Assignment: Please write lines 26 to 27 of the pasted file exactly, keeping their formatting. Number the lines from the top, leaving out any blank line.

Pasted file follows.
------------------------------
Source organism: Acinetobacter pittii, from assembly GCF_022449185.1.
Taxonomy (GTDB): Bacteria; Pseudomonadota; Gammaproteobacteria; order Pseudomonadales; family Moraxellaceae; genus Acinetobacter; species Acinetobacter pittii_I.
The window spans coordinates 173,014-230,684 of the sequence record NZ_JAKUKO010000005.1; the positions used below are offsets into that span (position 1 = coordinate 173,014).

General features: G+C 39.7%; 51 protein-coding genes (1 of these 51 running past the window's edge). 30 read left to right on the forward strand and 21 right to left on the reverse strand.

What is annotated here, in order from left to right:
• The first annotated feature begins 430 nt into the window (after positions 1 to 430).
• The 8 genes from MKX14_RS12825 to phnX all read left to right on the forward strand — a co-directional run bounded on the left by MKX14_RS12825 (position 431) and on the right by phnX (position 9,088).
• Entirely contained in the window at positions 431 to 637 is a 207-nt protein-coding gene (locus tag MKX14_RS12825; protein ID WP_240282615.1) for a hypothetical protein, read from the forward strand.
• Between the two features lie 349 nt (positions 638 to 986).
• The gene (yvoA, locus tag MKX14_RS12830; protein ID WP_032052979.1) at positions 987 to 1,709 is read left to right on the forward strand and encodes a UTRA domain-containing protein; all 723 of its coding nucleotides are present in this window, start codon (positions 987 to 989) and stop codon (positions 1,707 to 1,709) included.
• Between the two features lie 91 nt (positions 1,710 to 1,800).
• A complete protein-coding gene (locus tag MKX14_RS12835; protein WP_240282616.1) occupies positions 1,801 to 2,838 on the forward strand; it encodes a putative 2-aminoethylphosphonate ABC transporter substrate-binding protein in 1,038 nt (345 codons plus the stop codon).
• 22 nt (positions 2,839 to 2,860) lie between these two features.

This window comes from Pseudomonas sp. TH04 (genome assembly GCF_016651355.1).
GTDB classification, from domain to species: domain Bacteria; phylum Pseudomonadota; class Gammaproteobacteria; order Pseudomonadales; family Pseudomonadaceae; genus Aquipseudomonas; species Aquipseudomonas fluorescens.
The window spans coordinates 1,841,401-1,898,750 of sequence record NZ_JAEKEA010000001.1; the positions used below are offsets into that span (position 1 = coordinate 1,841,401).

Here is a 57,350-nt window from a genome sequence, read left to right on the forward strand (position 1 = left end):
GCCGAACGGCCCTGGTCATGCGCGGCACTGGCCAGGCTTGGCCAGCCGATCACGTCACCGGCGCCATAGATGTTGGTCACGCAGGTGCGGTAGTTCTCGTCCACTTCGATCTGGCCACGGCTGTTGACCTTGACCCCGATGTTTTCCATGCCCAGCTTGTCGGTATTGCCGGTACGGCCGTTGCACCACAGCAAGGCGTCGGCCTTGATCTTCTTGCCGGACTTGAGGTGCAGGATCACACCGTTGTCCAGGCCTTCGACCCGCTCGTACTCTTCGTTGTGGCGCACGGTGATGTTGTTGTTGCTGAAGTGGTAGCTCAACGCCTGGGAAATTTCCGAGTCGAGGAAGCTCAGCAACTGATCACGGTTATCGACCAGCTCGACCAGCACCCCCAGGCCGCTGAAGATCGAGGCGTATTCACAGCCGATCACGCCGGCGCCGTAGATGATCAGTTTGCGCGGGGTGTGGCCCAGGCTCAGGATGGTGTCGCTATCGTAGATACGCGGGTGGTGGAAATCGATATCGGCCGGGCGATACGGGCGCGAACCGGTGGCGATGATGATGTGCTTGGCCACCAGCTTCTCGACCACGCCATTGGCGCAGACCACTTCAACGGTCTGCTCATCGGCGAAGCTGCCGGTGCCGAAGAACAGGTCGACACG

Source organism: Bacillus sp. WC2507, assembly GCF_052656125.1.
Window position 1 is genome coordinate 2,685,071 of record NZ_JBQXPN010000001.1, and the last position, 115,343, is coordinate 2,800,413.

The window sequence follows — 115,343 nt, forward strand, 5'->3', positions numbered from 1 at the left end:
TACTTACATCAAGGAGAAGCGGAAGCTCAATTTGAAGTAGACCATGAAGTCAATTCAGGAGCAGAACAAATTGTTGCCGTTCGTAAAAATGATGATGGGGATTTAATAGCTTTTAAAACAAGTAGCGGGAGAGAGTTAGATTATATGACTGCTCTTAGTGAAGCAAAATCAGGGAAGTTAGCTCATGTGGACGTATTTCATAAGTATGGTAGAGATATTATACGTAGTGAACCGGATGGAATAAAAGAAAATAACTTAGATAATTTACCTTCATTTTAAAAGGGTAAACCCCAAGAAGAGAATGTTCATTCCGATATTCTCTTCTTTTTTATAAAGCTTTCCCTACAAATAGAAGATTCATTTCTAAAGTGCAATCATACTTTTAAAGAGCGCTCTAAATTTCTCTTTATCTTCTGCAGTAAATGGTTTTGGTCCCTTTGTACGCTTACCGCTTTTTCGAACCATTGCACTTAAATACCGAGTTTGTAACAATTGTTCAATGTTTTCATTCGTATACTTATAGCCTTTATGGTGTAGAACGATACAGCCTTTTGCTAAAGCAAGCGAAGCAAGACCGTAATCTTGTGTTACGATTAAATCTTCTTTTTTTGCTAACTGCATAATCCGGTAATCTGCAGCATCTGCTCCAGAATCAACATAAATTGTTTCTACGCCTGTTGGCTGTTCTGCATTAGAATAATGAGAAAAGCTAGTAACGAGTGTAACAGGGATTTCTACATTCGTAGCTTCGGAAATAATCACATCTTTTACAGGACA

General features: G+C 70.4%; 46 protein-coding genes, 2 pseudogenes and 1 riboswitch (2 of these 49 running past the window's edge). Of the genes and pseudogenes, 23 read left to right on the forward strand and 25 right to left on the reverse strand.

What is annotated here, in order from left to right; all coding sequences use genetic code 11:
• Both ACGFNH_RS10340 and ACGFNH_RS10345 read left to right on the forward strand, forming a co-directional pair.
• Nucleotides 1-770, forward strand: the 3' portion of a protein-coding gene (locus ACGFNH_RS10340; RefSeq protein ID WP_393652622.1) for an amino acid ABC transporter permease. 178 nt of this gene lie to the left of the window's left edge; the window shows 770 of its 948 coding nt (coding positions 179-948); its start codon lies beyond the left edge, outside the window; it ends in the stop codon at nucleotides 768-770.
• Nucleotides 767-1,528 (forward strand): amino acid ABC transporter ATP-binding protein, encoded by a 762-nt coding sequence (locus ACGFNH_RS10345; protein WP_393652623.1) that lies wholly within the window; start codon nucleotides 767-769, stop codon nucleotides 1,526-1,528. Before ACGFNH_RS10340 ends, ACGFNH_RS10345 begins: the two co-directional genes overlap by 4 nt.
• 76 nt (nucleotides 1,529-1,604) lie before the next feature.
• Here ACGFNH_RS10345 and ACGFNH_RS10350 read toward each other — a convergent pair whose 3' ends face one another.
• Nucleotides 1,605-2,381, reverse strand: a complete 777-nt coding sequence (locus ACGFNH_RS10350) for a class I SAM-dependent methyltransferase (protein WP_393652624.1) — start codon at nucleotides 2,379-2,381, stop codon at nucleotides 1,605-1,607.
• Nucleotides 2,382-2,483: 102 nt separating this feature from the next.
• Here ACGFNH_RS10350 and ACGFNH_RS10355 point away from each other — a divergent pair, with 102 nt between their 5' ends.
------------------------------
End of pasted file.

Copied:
• Nucleotides 1-770, forward strand: the 3' portion of a protein-coding gene (locus ACGFNH_RS10340; RefSeq protein ID WP_393652622.1) for an amino acid ABC transporter permease. 178 nt of this gene lie to the left of the window's left edge; the window shows 770 of its 948 coding nt (coding positions 179-948); its start codon lies beyond the left edge, outside the window; it ends in the stop codon at nucleotides 768-770.
• Nucleotides 767-1,528 (forward strand): amino acid ABC transporter ATP-binding protein, encoded by a 762-nt coding sequence (locus ACGFNH_RS10345; protein WP_393652623.1) that lies wholly within the window; start codon nucleotides 767-769, stop codon nucleotides 1,526-1,528. Before ACGFNH_RS10340 ends, ACGFNH_RS10345 begins: the two co-directional genes overlap by 4 nt.